A canonical trope of certain genres of Science Fiction and Fantasy novels deals with a character’s ability to move between the mortal world and a parallel world (in Fantasy it’s sometimes referred to as Faerie or, as in “The Matrix” a wholly virtual world).  Point being, characters have either special powers or some sort of talisman that they use to move between worlds. (Remember Neo’s “red pill” and the phone?)

For marketers, the shift to digital meant creating our presence or “world” online and in the past 10 years, consumers’ mobile device usage has expanded the reach of our online presence, and extended our ability to influence and sell.  But marketers had to invest in search optimization and marketing to guide consumers to their sites or others where product information or product reviewers were available. That required a lot of consumer education.

Even so, consumers were a step ahead.  They started using the devices to link their online experiences with their day-to-day lives in the physical world.   Do you remember how shocked and terrified retailers were when “showrooming” became a thing?

Visual search, where the user’s smartphone camera and radios are deployed to scan and identify an object in the physical world, is primed to be a valuable capability for marketers to exploit.  Two scannable media technologies — the well-known and often maligned QR code — and the RFID tag — initially developed primarily as a manufacturing and supply chain technology — are critical enablers to opening new ways for marketers to engage with customers and prospects.

These technologies are proven in terms of basic functionality.  QR codes were initially hampered by two things. First consumers had to have a separate application to simply do the scanning and graphic designers often objected to the fact that a blobs of black ink — though they were as small as 1/2-inch squares of ink blobs — desecrated their label or packaging designs.   RFID tags history in the supply chain world is well known but consumer applications were stalled until NFC technologies became common in smartphones.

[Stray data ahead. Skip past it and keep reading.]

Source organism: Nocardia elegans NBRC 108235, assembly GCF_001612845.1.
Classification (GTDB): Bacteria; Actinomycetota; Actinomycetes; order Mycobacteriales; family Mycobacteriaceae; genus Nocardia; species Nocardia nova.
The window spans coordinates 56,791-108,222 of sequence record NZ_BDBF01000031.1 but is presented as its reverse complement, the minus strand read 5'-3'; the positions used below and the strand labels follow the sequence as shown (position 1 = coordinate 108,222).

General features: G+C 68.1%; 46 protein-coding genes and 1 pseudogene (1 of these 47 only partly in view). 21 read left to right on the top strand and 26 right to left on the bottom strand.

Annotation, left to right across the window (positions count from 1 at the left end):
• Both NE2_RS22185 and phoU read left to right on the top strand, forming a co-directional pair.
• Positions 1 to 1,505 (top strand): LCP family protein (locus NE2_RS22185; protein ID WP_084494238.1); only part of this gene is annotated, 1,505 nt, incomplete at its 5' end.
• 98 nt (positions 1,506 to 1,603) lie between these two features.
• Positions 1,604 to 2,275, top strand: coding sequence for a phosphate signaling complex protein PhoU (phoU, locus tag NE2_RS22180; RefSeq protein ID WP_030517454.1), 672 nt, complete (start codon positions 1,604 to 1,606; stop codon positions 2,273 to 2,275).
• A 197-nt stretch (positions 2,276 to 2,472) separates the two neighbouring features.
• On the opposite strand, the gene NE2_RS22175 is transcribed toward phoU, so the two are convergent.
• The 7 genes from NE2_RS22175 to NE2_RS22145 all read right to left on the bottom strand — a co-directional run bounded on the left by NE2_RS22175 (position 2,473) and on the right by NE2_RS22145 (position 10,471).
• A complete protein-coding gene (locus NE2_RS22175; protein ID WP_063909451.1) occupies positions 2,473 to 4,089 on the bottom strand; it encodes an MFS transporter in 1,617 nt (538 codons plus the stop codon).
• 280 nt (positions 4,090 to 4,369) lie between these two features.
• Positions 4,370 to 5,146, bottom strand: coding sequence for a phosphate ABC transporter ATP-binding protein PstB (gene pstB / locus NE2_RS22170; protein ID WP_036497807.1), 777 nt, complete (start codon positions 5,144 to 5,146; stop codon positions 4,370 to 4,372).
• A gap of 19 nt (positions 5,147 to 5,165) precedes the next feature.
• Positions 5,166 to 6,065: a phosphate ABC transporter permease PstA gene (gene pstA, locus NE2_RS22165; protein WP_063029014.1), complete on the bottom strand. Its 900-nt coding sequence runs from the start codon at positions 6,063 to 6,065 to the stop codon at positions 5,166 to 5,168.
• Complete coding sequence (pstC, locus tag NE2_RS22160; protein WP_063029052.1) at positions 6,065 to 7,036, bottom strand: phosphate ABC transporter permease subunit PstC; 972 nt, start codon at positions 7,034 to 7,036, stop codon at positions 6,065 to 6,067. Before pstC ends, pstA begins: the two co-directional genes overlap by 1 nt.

From a marketer’s perspective, however, neither of these things got much in the way of outbound consumer education/awareness efforts.  There were no sustained packaged-goods or retail industry efforts to drive awareness with consumers and show them the value of the technologies. (Couple that with the need for separate apps for QR codes and the efforts were guaranteed to fizzle.)

So why did I say QR and RFID tags were primed for exploitation? It wasn’t because the CPG industry, retail industry groups got it together to promote them or graphics designers relented.  We can thank popular social media apps such as Snapchat and Instagram for popularizing these technologies with their very large and growing audiences.

But marketers still have much they need to do in terms of consumer education. They need to invest in things like iconography in and around the physical world – near product displays or even on billboards – to show consumers where to scan to make those connections to online repositories of rich content that can help explain and make the case for their goods and services.

My colleague Charles Golvin has written extensively about mobile marketing and the Internet of Things (IOT).  This week he’s curated a terrific set of Gartner research notes and industry news articles describing how “scannable marketing” need to be a priority for marketers.  Check it out!

 

 

 

1 Comment
  1. 27 July 2017 at 9:16 am
    Sanika dravidian says:

    This is a useful information you provided and said true Showrooms have just become a thing.

Comments are closed.